Newt Gingrich appeared on CNBC last night and argued, with a straight face, that the so-called "Fast and Furious" controversy was part of an elaborate ploy to enact gun control. He wasn't kidding.
As Gingrich sees it, the Bush and Obama administrations deliberately attempted misguided sting operations so there would be deadly gun violence along the U.S.-Mexican border, which in turn would repulse the American mainstream, which in turn would create a demand for gun-control legislation, which in turn would cause Congress to pass gun-control laws, which in turn would cause a breakdown of Second Amendment rights.
Well, you might be thinking, Newt Gingrich is, you know, Newt Gingrich. Surely more sensible and more responsible figures in American politics see this conspiracy theory as ridiculous. But therein lies the point: this crackpot idea is the basis for the "controversy" itself.
Yesterday, when I called the Fast and Furious story "kind of silly," I received a nice note from a conservative reader, asking why I was so dismissive of the "scandal." I believe Rachel's segment last night answered that question extremely well. For those of you who missed the show and can't watch clips online:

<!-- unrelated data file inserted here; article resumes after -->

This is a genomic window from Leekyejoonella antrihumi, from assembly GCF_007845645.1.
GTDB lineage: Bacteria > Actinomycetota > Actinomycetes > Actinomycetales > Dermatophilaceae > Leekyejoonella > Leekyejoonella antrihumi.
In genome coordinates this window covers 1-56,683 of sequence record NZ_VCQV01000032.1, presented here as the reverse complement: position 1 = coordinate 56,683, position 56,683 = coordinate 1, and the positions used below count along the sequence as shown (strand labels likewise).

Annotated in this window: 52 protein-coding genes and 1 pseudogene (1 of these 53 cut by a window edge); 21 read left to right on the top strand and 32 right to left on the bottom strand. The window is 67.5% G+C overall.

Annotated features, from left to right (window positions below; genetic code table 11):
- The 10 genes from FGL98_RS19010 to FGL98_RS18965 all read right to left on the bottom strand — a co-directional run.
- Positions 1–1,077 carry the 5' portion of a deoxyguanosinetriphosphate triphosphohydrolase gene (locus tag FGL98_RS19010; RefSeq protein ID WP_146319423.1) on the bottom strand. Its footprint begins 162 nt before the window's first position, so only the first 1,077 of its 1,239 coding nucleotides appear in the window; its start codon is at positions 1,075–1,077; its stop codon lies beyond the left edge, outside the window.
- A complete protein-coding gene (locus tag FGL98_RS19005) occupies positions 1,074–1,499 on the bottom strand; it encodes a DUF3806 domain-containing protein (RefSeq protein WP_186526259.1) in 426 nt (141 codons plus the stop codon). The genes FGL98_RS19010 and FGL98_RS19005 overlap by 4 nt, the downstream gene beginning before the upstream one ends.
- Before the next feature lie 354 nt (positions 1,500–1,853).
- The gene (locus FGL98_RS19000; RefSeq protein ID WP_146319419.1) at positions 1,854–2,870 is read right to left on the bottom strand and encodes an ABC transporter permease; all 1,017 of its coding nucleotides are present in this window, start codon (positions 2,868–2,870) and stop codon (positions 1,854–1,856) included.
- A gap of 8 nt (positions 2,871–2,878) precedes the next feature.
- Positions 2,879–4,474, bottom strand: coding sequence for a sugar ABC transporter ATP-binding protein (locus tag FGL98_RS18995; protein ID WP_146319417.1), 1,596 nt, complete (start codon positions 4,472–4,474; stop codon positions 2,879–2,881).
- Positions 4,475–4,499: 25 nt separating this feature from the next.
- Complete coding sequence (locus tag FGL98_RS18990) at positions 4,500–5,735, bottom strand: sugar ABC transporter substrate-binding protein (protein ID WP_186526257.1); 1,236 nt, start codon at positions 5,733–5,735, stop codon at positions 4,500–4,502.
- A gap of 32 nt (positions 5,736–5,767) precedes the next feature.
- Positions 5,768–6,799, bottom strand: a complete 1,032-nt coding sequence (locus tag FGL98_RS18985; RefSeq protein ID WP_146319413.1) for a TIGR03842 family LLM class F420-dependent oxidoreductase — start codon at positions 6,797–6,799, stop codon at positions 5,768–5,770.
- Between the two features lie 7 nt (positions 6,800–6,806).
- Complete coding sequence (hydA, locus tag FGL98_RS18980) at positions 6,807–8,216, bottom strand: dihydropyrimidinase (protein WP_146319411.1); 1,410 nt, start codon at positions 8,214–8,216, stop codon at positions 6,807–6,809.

"[T]he theory here is the Obama administration [is] being super lax in gun control as a conspiracy in order to be super tough on gun control. What? [...]
"If you care to look, yes, this is exactly as crazy as it seems. This is a very strange and implausible and perhaps impossibly implausibly, cockamamie, make-your-cell-phone-out-of-aluminum-foil thing that has animated the right for more than a year now."
Bob Herbert told Rachel last night, "[T]he idea this had something to do with the Obama administration wanting to undermine Second Amendment rights is madness of the highest order."
And yet, this nuttiness has been fully embraced by many House Republicans, many Senate Republicans, Fox News, Newt Gingrich, the NRA, and some deeply strange folks on far-right blogs and talk radio. To put it mildly, it's disconcerting.